Although the poetry of William Butler Yeats is often misconstrued as autobiographical, the poet scorned such transparency, calling it “unimaginative” and comparing realism to “putting photographs in a plush frame.”
At Japan Society, Simon Starling reinterprets a one-act play by W. B. Yeats in which Japanese Noh theater met European modernism.
NEW ORLEANS — This weekend the roving Music Box Village of New Orleans will welcome the public to its first permanent space with two days of performances.
As a New York gravedigger once succinctly put it to me: “We all have dead.” No person is isolated from loss.
The thunderstorm in the third act of Shakespeare’s King Lear will rumble ominously in the Bristol Old Vic’s production of the play this summer thanks to 18th-century sound effects.
It’s called the Hollow Mountain, the granite peak of Scotland’s Ben Cruachan, since an incredible cave lies a kilometer below.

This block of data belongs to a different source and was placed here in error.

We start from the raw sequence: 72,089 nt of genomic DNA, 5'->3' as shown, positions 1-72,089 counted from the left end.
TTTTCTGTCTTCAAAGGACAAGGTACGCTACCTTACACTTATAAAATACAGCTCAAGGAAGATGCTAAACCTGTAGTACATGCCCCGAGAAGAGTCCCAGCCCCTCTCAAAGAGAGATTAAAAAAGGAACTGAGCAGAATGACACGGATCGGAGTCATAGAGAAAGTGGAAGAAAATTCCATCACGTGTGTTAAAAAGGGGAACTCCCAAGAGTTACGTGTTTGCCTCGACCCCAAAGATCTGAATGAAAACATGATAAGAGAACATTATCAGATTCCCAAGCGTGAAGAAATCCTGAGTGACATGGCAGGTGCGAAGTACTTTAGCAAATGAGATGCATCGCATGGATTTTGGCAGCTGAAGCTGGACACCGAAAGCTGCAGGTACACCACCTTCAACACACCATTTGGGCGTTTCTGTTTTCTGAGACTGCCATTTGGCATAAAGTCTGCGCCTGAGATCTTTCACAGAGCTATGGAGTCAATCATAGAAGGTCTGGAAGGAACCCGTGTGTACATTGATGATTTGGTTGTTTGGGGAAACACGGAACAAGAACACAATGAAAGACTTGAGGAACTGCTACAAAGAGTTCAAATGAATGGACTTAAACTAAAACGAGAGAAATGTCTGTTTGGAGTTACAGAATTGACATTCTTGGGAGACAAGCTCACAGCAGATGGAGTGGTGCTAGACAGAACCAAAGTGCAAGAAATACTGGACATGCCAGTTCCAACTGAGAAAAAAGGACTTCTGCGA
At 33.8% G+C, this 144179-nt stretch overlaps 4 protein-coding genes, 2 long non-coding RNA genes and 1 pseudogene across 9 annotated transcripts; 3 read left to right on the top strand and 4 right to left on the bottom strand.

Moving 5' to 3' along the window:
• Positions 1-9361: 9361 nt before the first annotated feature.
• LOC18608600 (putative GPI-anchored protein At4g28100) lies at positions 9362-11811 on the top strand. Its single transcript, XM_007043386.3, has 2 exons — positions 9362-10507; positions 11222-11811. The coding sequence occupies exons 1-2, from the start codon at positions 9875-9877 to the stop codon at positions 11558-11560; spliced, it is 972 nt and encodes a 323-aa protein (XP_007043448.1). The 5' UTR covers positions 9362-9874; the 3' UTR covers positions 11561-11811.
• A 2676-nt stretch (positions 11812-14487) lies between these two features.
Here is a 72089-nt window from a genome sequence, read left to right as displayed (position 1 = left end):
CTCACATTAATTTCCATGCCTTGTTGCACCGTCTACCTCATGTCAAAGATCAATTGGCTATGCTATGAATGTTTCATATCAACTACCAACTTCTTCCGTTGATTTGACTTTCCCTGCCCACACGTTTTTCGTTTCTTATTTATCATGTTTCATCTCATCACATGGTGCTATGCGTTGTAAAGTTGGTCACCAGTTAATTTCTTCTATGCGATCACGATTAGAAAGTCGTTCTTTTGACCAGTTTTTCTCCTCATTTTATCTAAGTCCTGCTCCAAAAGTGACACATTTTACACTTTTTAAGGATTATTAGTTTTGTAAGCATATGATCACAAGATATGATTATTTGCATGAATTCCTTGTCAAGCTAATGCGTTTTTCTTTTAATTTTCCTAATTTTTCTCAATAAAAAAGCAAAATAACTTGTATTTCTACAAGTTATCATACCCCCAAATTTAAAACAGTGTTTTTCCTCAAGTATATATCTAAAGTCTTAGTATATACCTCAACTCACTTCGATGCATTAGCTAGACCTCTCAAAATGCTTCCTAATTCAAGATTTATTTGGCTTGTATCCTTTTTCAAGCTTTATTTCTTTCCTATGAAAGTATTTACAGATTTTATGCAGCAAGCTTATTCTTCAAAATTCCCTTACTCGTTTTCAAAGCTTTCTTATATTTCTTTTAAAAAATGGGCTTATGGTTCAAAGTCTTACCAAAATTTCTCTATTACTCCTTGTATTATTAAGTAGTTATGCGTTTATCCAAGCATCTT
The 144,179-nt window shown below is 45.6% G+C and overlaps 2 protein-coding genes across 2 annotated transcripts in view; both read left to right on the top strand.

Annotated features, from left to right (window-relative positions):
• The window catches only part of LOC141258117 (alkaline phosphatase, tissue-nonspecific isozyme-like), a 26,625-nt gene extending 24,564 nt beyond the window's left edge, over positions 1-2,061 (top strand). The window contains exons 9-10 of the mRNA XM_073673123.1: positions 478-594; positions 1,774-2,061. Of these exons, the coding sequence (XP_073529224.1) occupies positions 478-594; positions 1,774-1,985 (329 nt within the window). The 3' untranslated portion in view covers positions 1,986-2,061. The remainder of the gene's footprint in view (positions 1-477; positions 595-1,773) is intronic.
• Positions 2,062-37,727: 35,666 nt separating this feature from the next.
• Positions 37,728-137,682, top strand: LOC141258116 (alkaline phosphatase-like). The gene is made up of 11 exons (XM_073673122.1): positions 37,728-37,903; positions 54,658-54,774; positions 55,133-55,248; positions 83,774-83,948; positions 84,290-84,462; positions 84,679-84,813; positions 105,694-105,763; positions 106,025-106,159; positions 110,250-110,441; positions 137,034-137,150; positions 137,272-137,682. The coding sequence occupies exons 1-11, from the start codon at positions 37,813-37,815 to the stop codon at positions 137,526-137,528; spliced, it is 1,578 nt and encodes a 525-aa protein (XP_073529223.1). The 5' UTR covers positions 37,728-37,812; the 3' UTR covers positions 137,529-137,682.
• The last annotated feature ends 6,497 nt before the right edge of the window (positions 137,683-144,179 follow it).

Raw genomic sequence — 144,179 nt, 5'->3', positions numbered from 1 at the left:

George A. Schastey had one of the most popular design firms among New York City’s Gilded Age elite, but now his work is barely known.
When I arrived early on opening night of this year’s MIX NYC festival at a former manufacturing space in Sunset Park, Brooklyn, I heard a rumor that there used to be a panty factory there.
Early in koosil-ja’s new show I Am Capitalism, which ran at The Kitchen last week, she spoke through recorded voice-overs of a desire to acquire dances.
GREAT BARRINGTON, Mass. — In an age where our attention often frays and never lingers, it is rare to find something that holds it unwaveringly for 60 minutes.
I have passed through 700 years in a single hour.
Gentrification has been the subject of countless plays and performances in New York, but the number of productions taking it on seems to have increased dramatically in recent years.